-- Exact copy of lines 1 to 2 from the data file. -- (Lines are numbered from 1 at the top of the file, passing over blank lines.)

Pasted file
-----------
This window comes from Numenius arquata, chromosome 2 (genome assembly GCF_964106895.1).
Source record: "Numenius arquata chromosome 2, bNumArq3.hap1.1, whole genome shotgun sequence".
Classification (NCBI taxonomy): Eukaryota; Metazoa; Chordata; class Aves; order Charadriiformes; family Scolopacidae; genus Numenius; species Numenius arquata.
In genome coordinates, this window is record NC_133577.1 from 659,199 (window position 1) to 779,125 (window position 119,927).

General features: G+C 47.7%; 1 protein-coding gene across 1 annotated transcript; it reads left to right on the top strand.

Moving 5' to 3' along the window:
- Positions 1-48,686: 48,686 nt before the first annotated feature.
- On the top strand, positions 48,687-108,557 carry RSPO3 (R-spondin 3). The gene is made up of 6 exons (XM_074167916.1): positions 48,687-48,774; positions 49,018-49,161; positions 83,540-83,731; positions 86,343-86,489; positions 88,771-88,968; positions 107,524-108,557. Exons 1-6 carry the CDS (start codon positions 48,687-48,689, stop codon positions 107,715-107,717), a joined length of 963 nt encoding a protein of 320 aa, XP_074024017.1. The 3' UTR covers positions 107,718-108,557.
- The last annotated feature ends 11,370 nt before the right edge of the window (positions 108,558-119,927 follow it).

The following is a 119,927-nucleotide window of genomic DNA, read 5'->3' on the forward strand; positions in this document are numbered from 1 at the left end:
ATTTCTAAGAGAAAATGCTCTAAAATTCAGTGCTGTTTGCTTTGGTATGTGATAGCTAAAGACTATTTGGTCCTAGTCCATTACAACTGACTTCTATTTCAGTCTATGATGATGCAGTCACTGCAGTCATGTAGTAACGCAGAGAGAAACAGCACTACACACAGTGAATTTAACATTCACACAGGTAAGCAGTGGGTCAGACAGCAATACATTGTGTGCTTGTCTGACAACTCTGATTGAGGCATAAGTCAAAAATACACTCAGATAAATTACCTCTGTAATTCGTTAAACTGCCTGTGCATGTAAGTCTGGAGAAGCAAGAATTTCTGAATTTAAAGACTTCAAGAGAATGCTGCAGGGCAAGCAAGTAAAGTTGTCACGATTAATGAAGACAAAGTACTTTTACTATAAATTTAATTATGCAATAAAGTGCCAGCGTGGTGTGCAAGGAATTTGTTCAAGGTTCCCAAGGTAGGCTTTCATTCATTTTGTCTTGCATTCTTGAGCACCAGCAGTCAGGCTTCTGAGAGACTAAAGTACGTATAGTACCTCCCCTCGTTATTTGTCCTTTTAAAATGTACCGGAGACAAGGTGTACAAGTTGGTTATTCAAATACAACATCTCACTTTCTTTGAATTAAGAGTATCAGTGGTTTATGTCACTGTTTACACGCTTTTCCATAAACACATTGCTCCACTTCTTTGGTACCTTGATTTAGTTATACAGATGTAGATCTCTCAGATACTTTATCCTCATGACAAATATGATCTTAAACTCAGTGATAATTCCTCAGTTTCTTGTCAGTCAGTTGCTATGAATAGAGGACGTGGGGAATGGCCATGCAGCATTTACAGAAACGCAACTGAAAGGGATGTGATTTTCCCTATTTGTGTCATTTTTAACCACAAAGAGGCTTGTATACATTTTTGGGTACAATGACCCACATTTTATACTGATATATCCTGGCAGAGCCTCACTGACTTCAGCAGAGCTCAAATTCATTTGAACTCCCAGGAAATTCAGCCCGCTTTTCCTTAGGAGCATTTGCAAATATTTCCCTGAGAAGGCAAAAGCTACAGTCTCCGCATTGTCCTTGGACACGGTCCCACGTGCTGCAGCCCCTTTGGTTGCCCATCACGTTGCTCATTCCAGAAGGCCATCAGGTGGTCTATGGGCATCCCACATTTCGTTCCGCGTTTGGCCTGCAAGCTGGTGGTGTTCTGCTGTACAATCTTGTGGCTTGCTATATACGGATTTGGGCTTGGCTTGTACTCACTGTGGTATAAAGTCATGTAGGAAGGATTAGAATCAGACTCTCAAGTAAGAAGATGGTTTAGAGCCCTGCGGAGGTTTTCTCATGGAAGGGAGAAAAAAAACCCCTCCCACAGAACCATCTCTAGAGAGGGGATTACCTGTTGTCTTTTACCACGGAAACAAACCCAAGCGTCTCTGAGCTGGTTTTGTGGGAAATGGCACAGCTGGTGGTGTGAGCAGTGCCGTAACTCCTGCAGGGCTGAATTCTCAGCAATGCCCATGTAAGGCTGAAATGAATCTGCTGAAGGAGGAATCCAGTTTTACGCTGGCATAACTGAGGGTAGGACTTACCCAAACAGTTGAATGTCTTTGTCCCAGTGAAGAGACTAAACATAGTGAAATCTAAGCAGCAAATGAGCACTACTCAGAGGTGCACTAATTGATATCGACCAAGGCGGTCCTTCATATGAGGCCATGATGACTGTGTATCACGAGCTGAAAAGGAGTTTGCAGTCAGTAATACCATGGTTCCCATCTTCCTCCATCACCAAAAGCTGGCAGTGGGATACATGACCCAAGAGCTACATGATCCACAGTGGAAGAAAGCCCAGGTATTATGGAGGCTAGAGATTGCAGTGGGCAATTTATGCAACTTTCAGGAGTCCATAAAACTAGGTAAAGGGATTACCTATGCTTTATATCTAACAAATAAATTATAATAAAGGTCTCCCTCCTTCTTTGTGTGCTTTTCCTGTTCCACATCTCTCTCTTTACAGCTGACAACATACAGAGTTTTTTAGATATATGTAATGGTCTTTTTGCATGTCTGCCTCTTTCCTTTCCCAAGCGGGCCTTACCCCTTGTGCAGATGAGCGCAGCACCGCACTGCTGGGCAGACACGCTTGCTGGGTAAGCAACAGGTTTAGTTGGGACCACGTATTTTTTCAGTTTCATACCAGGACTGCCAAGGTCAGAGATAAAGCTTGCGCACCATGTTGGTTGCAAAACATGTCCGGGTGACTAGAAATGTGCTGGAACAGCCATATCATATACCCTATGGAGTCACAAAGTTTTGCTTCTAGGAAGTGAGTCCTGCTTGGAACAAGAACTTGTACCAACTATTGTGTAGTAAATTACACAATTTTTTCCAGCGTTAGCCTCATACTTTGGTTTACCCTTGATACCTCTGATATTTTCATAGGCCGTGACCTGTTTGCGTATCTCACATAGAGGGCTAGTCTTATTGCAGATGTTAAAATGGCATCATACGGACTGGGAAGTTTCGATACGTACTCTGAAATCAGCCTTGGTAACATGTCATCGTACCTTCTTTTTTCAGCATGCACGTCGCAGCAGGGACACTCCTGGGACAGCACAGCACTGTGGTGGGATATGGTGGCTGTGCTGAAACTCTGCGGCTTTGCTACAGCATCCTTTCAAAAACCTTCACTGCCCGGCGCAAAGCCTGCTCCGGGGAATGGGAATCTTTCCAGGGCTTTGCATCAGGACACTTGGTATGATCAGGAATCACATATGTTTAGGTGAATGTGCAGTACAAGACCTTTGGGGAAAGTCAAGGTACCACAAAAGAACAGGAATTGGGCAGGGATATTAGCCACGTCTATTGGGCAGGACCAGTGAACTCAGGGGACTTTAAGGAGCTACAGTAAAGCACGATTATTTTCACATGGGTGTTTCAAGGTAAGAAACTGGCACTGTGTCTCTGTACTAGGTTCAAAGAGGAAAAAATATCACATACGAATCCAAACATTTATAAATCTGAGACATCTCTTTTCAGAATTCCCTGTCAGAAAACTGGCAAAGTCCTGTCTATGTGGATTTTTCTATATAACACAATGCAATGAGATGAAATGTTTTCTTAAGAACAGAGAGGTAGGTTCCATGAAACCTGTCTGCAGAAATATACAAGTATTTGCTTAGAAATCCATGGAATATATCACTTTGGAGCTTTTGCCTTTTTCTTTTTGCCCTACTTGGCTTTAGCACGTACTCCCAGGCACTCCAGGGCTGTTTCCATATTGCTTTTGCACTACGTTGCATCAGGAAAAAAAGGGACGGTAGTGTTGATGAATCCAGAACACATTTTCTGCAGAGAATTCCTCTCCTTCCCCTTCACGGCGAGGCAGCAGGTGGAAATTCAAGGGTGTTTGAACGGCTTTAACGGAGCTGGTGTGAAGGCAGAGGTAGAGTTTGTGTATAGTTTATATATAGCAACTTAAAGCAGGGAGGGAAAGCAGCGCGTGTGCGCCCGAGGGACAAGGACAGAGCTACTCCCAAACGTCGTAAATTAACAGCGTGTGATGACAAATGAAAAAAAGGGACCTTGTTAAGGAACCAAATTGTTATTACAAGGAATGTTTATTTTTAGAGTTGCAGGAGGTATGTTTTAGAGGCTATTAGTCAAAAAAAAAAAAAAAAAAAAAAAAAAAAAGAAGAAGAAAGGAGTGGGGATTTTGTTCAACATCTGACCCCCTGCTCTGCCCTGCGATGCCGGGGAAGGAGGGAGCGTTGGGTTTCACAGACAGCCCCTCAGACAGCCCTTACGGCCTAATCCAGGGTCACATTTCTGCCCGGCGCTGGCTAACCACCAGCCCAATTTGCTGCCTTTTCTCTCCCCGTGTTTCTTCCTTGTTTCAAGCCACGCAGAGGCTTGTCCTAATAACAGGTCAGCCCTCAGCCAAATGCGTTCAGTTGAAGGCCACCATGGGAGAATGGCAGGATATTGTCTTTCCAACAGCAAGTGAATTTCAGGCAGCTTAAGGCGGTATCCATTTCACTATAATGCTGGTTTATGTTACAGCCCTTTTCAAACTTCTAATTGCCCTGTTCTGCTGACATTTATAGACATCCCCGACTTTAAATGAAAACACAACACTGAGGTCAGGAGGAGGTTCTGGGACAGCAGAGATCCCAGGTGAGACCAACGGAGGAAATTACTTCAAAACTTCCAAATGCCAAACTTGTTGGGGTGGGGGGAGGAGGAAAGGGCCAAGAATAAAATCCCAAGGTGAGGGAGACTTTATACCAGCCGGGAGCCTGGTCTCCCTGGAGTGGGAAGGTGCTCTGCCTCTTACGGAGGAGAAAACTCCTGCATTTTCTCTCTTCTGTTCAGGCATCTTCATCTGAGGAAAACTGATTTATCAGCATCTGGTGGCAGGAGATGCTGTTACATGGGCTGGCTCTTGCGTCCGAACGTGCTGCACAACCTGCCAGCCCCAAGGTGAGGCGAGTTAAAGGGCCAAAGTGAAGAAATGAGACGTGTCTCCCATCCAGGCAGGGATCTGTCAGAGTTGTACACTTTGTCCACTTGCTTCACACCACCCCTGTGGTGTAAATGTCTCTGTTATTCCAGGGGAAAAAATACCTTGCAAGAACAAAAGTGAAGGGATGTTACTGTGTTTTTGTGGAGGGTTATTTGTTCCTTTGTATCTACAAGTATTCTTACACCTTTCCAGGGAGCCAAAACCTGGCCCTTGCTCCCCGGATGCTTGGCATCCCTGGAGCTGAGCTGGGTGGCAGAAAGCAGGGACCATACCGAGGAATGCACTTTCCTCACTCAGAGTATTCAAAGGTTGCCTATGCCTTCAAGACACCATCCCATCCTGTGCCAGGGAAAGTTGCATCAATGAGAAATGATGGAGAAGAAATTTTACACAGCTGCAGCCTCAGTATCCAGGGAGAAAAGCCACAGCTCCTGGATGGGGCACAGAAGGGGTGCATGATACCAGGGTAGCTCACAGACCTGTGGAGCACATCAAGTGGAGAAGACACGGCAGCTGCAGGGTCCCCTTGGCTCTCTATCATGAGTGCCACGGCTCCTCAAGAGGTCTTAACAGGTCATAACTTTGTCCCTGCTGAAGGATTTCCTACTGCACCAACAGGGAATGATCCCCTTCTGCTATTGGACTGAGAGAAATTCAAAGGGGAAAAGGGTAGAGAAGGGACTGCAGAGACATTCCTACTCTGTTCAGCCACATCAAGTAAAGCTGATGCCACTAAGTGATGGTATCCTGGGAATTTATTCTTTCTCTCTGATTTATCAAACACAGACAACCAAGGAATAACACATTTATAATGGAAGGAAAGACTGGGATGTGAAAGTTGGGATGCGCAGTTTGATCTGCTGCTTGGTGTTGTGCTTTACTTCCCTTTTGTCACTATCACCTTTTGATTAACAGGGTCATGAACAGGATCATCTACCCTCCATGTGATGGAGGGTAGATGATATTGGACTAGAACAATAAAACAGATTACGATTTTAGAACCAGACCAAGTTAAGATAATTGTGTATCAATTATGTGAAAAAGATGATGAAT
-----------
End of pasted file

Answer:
This window comes from Numenius arquata, chromosome 2 (genome assembly GCF_964106895.1).
Source record: "Numenius arquata chromosome 2, bNumArq3.hap1.1, whole genome shotgun sequence".